According to the British paper, “Transcripts of Israeli police interrogations with (terror) suspects show that senior Hamas operatives are using Turkey’s largest city (of Istanbul) to direct operations in Jerusalem and the West Bank,” including an assassination attempt on former Jerusalem Mayor Nir Barkat.” It further noted that “Israel has repeatedly told Turkey that Hamas is using its territory to plan attacks.”
Despite Jerusalem’s repeated warnings to Ankara, Turkish President Recep Tayyip Erdogan hosted talks at his Istanbul palace with senior Hamas political leader Ismail Haniyeh on December 14, during which he pledged continuing support for the Jihadist organization and his “brothers in Palestine.” A follow-up statement by Hamas highlighted the close relations it holds with Turkey. Hamas, which openly calls for the annihilation of the Jewish State by means of an armed struggle, further highlighted that Haniyeh and Erdogan “discussed some issues concerning the Palestinian cause, including the dangers posed to the Al-Aqsa Mosque (in Jerusalem) and Tukey’s role in support of Palestinian cause.”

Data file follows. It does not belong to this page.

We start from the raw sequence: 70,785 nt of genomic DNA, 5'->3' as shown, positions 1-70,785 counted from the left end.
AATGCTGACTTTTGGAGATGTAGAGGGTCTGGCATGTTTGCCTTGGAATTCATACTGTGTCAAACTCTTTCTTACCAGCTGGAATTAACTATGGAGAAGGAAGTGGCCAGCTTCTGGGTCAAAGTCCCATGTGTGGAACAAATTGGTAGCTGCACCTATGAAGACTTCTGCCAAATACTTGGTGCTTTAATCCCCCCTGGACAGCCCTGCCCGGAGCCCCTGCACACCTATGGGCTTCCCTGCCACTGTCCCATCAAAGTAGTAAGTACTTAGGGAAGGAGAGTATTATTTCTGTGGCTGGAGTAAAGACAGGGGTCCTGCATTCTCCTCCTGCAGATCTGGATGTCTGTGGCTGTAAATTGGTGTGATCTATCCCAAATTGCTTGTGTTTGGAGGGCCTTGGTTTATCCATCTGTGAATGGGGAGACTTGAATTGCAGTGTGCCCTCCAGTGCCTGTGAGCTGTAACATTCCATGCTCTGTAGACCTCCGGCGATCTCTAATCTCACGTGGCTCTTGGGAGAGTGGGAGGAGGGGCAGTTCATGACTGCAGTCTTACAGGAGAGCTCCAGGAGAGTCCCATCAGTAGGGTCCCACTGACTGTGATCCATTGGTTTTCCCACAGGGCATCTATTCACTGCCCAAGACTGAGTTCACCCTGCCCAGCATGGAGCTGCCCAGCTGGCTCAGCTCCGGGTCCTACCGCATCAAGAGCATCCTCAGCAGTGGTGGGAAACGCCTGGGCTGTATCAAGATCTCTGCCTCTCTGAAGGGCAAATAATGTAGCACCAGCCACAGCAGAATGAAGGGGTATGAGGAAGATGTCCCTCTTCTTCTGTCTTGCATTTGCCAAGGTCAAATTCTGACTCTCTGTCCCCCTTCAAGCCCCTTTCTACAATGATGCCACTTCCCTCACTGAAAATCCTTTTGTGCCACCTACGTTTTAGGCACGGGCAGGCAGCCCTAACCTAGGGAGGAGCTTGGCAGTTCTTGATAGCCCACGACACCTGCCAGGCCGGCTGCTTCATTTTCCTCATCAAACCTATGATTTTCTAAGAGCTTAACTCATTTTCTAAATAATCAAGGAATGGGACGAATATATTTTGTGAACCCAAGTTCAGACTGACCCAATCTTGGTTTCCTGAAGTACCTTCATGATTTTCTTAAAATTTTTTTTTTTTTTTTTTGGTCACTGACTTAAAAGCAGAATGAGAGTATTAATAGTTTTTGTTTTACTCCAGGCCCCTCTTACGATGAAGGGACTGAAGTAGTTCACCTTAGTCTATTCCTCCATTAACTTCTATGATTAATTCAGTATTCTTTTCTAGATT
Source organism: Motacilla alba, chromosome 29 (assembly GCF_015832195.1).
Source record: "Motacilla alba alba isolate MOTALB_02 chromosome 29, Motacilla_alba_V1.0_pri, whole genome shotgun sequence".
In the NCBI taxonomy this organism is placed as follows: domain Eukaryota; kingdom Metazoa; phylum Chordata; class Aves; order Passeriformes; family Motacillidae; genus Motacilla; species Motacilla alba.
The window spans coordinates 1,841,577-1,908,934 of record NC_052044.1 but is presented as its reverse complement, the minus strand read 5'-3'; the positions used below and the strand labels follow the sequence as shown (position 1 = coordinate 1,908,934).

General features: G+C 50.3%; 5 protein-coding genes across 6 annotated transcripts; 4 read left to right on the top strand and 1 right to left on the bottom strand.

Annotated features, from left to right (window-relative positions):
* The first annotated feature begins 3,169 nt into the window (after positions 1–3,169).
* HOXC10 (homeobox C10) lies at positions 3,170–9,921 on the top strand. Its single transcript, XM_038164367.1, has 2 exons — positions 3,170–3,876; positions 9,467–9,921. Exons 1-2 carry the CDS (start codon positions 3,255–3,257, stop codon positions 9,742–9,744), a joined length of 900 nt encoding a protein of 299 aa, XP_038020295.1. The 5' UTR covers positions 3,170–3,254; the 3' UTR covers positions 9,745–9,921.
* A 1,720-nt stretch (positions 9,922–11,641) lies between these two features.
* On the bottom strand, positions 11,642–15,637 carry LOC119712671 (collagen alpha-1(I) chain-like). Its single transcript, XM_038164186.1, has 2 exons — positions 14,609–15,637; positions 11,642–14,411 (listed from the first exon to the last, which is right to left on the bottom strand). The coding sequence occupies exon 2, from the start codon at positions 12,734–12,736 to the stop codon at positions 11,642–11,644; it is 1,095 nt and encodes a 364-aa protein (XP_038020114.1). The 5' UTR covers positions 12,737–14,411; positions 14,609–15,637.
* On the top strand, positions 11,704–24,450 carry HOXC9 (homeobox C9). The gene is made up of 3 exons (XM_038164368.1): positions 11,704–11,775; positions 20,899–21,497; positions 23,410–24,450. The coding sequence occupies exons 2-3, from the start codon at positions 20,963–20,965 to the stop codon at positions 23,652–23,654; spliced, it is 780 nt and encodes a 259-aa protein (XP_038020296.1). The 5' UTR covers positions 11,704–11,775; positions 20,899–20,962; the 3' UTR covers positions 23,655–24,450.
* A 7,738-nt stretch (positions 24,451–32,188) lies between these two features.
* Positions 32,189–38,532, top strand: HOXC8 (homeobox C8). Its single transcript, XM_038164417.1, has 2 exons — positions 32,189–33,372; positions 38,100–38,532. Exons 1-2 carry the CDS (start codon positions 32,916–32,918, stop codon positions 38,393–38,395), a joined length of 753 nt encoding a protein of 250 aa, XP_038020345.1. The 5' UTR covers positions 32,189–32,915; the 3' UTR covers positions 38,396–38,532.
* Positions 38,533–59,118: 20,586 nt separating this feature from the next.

The Turkish Foreign Ministry statement came in response to a comment from its counterpart in Jerusalem, stressing that “Israel is extremely concerned that Turkey is allowing Hamas terrorists to operate from its territory, in planning and engaging in terrorist attacks against Israeli civilians.” Ankara rejected Jerusalem’s condemnation as “baseless allegations,” and insisted that that many countries maintain relations with Hamas and that the majority of the international community do not consider the Islamist group “to be a terrorist organization but a political reality which won the (Palestinian national) elections in Gaza back in 2006.”
Contrary to the Turkish position, the 28-member European Union have designated Hamas as a terror organization; as has the United States, which places a $5 million bounty on the head of Hamas leader Ismail Haniyeh.